You should still have the Rotate Camera View tool active, so now what you want to do is hold down the Shift key and click and drag your mouse straight upward to rotate the camera’s angle to the top of the pin (since it’s sticking straight up from the Ground Plane. Holding the Shift key will constrain the move so it doesn’t get sideways. There’s no vertical snapping in this tool, so you’re going to have to eyeball the move. Luckily you’ve got Photoshop’s checkerboard background to make it easier for you. When you’ve got it where you want it (you should be looking directly at the top of the pin), let go of the mouse and head on down to the next step.

Rotate the camera angle

Step 13 – Adjust The Push Pin Position

With the Ground Plane now in the vertical position, press the K key to switch to the Object Rotate tool. You can go ahead and turn off the Ground Plane grid in the 3D panel now as well. The Object Rotate Tool we’ve activated will allow us to move, rotate and angle the object without disturbing the camera angle we just set. Go ahead and click and drag around with your mouse on the push pin to see what I mean. I’m going to tilt mine up and to the right so that there’s a nice view angle of the pin. Feel free to switch over to the Move tool (keyboard shortcut V) if you need to move your object to another spot on the stage and then switch back to the Object Rotate tool to continue fiddling with your pin.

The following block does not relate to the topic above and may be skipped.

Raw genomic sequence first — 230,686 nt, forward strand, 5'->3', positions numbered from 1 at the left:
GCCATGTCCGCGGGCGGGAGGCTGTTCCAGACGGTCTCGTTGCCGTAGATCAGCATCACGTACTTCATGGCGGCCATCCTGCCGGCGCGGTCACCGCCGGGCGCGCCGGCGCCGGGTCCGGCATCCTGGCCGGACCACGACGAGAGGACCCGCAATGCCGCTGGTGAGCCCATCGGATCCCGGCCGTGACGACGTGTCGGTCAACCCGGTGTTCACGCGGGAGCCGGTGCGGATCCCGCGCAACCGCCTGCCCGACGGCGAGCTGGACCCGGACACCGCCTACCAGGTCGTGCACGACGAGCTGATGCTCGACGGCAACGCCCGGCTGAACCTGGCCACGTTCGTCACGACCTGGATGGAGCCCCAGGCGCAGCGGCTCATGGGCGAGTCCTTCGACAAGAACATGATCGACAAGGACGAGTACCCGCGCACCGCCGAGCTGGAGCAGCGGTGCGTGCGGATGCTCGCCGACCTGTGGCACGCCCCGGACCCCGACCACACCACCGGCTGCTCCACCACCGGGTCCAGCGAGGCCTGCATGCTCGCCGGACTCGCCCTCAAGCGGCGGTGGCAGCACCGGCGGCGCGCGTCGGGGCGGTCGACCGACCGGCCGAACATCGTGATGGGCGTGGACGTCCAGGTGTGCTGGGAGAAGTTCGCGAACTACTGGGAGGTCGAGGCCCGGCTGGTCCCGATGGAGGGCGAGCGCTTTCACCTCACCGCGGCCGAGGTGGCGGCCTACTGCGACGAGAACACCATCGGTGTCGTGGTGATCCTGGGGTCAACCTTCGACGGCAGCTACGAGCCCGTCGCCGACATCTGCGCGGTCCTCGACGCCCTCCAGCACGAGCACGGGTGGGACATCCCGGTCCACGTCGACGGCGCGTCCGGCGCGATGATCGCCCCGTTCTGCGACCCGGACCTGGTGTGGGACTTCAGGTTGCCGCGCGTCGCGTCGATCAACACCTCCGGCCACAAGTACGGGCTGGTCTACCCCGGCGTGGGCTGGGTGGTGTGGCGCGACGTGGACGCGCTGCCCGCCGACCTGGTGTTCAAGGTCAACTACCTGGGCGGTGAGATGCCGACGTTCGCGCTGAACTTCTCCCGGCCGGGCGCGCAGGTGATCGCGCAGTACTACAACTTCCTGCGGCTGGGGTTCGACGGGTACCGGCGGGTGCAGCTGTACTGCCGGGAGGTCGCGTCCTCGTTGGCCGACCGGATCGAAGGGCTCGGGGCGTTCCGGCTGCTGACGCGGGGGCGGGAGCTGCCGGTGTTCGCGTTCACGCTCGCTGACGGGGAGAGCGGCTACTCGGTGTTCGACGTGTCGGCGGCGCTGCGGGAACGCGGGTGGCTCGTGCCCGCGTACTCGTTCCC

(*note: you can also use the arms of the 3D tool to rotate and skew your object)

Adjust the pin position

Step 14 – 3D Lighting

This is probably the toughest step to explain because it’s all about little adjustments and eyeballing things, but I’ll do what I can to get you on the right track. I probably went through this process 10 times while preparing the sequence for this lesson and never once got it to turn out exactly the same, so don’t be to hard on yourself if it takes some time to get it the way you want it.